• report an anonymous tip (photo, video, and text options) about a suspicious act taking place.
  • call campus police or 9-1-1 in an emergency situation.
  • view a map of the town with the latest
    information on crimes that have been reported over a specific length of time.
  • notify friends in real time of your location and safety through a one-button monitoring service or an electronic escort service.

With LiveSafe, safety officials are able to better identify and assess threats, prevent crimes, and save lives, said WVU Police Chief Bob Roberts.

“The LiveSafe app will help to open the communication lines between WVU Police and our community to help prevent crimes across campus,” Roberts said. “LiveSafe allows every community member with a smartphone the opportunity to have a direct connection with police at all times to help ensure the safety of our citizens.”

The university community is encouraged to download the app and use it to report crimes, safety hazards, or suspicious activity. This service, however, will not replace the current WVU Alert text message system, which is the best way for the university to report emergencies to the community. The app will work in collaboration with other current services at WVU in an ongoing effort to maintain and provide a safe academic environment.

For more information, visit http://livesafemobile.com.


Independent Validation of the GE Healthcare Life Sciences and NetBio Rapid DNA System: A Fundamental Step toward Responsible Adoption by Law Enforcement Agencies

GE Healthcare Life Sciences and NetBio named several of the laboratories participating in the comprehensive developmental validation of DNAscan Rapid DNA Analysis System. Leading international and U.S.–accredited NDIS participating forensic laboratories are independently evaluating the overall system from “swab-in to profile-out.”

Chris Carney, supervisor of the DNA Investigative Support Database, Florida Department of Law Enforcement, added, “The validation of a Rapid DNA system with an integrated Expert System is a critical step towards enabling suspects to be identified, included, or excluded from the scope of the investigation while they are still in law enforcement custody. Our role as forensic scientists is to examine Rapid DNA technology and ensure the law enforcement agencies we support are equipped with an independent assessment of what this technology can do for them at the booking stations in the future.”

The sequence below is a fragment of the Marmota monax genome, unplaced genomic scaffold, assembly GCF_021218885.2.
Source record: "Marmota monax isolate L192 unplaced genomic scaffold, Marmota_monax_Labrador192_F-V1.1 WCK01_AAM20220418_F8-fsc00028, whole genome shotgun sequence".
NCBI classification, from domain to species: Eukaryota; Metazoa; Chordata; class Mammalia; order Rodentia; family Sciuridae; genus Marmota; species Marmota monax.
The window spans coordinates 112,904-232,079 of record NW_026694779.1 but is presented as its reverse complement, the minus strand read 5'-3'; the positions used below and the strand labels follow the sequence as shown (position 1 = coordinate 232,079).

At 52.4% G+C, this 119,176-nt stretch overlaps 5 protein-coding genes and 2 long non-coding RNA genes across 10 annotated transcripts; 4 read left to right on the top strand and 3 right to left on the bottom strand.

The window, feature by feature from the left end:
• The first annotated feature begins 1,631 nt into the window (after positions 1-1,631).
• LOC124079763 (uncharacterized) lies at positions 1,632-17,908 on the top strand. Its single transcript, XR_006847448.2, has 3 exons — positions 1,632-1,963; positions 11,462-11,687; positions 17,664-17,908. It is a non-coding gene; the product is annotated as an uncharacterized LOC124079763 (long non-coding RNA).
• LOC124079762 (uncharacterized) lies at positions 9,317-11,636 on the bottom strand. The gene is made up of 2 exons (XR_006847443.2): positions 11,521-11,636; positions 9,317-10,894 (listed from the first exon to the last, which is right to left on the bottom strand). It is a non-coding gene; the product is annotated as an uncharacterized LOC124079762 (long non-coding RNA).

Results of the comprehensive multi-laboratory validation process, which includes meeting an extensive set of FBI Quality Assurance Standards, will be used to seek NDIS approval to enable forensic laboratories to submit STR profiles generated by the DNAscan System to CODIS. It is also a critical step toward the ultimate goal of obtaining approval for the DNAscan System to be used by law enforcement as part of the routine booking procedure.

Dr. Farida Alshamali, Deputy General Director for Technical Affairs, Dubai Police Crime Laboratory, noted, “We are excited to be a part of a group that is establishing the value of Rapid DNA analysis for law enforcement. Having DNA results in 90 minutes could speed up investigative leads, prevent future crimes, and provide safer communities.”

In addition to NetBio, some of the laboratories participating in the developmental validation of the DNAscan System include Alabama Department of Forensic Sciences; Florida Department of Law Enforcement; Michigan State Police; and Dubai Police Crime Laboratory. ♦

For more information, visit www.gehealthcare.com.

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From The Police Chief, vol. LXXXI, no. 8, August 2014. Copyright held by the International Association of Chiefs of Police, 515 North Washington Street, Alexandria, VA 22314 USA.